DON: I come on right after that and I said, ‘The kid meant to hit him. He saw him.’ I didn’t say he set it up, but he hit him. The old story is if you hit something you look back, what did I hit. He knew he hit him. And I said, ‘Crosby was hurt,’ because you could just tell, his head. He got up and played the period and then he played the next game. But, I said, ‘This kid is hurt,’ because you can just tell after you’re in the game a long time you know when it’s a real good hit to the head.
Scene Eight, February 6
(Sounds of Washington.)
BRUCE: Anybody that knows Dave Steckel knows that it was totally accidentally, whether Don Cherry wants to say it wasn’t or whomever.
Scene Nine, February 10
(Sounds of slight frustration.)
SIDNEY: I hope I’m back, and geez, I hope I play this year.
Scene Ten, March 30
(Sounds of managing expectations.)
RAY: This is a complex injury. I think we’re happy as to where he is in terms of getting back on the ice. His off-ice program’s continuing, which is good. That’s really where we are. (Looks around.) As a manager, I have no expectation that he’s coming back to play in the regular season. I don’t believe that’s going to happen.
Scene Eleven, April 1
(Sounds of springtime.)
ARRON: He looks good. I’m pretty sure he could lace them up tonight and play and be a force.
Scene Twelve, June 27
(Sounds of summertime.)
DAN: He’s been working out two times a day and progressing along his normal road of summer activity.
Scene Thirteen, July 2
(Sounds of nonchalance.)
DAN: The schedule with Sidney, we thought he would return sometime this week. There wasn’t a definite date or definite day. (Clears throat.) Right now, I haven’t had a lot of contact. He’s in contact with our trainer just to let him know how he’s feeling and so forth. There really isn’t a timeframe, as far as we’re concerned at this point, of getting him back into town.
Scene Fourteen, August 16
RAY: He’s got to be himself. He’s got his home. He’s back in Halifax. He’s on the water. He does a lot of fishing. He hangs out with his friends. He just turned 24. He wants to be a kid and enjoy himself. (Pause.) He’ll be back here soon enough, and we’ll be happy when he gets back.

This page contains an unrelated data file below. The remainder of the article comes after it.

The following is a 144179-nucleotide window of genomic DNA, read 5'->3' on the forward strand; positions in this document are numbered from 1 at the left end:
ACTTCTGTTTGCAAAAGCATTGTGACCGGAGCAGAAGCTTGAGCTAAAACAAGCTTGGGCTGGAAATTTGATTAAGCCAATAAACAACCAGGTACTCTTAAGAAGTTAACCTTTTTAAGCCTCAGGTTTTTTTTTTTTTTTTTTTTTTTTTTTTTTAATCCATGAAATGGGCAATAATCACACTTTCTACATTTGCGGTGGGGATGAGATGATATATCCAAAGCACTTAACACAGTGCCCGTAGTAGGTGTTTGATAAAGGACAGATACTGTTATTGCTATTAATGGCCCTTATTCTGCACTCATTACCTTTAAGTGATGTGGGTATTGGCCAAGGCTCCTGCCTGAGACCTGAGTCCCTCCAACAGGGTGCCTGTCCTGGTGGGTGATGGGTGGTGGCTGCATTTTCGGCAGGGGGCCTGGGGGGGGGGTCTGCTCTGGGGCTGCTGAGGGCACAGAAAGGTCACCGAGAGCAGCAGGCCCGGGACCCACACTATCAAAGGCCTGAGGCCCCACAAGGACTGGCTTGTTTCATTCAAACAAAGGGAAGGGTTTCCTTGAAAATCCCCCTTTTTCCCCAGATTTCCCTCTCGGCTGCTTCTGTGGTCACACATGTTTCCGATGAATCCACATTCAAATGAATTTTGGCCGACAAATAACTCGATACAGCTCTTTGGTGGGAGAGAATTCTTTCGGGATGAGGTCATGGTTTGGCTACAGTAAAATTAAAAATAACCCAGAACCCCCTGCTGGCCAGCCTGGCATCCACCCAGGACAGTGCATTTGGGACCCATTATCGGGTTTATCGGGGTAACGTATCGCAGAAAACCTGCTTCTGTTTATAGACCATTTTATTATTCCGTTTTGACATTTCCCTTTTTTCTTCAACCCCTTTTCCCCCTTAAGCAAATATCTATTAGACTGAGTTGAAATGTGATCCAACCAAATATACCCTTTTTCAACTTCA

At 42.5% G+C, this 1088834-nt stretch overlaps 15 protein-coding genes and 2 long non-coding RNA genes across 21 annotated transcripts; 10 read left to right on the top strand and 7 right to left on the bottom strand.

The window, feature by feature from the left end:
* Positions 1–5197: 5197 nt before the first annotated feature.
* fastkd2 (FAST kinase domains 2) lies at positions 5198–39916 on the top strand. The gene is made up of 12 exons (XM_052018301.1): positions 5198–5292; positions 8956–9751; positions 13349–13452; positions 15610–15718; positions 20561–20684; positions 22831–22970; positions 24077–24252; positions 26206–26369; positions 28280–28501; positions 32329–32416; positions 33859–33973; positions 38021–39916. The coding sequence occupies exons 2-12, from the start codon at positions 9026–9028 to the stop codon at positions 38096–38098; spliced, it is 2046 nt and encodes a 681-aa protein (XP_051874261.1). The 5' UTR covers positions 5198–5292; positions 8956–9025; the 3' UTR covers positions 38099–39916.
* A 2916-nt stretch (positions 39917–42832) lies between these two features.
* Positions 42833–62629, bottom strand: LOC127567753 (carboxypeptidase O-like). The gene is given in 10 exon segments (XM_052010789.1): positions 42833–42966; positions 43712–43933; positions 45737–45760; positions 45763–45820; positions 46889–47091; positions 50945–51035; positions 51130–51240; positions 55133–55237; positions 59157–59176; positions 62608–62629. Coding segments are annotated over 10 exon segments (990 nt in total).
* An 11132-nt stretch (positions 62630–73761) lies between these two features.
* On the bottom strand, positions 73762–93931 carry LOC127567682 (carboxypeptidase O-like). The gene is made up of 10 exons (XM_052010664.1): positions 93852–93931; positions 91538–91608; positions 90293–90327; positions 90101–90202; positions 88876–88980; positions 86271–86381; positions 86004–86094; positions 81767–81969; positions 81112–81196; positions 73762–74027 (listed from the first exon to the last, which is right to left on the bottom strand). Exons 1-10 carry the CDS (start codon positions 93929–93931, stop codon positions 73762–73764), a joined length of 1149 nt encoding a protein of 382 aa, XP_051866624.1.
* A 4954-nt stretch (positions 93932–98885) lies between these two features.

Scene Fifteen, August 23
(Sounds of gathering hysteria.)
THE TORONTO STAR: Why would Crosby risk an invalid’s life in order to return to a game he has already conquered?
Scene Sixteen, August 25
(Sounds of a wand not waving.)
DAN: I can’t wave a wand and tell you how it’s going to play out.
Scene Seventeen, September 7
(Sounds of a press conference: chairs scraping, cameras rolling, reporters waiting, expectations rising.)
SIDNEY: This is the best I’ve felt for a long time. The last three weeks have been really good. I feel myself getting better and better.
DR. COLLINS: It’s a little complex.
SIDNEY: It’s been a tough road.
DR. CARRICK: This is going to have a very good outcome.
DR. COLLINS: He’s markedly stable.
RAY: He’s worth the wait.
SIDNEY: Ninety per cent is good, but if things aren’t right, 90 percent isn’t good enough.
DR. COLLINS: Sid has made exceptional progress toward improving and becoming normal. In order for him to go back to play, he needs to be reconditioned 100 per cent without having symptoms. There is no timeline on this.
SIDNEY: Retirement? No. I always thought about the consequences of this injury and making sure I’m smart with it because at the end of the day that is the last thing I want. That being said, I did not give a whole lot of thought to it.
Scene Eighteen, September 21
(Rink sounds, post-practice.)
SIDNEY: I’ve gotten bumped kind of accidentally here a couple of times anyway, and it’s been OK. So we’ve just got to see how it goes.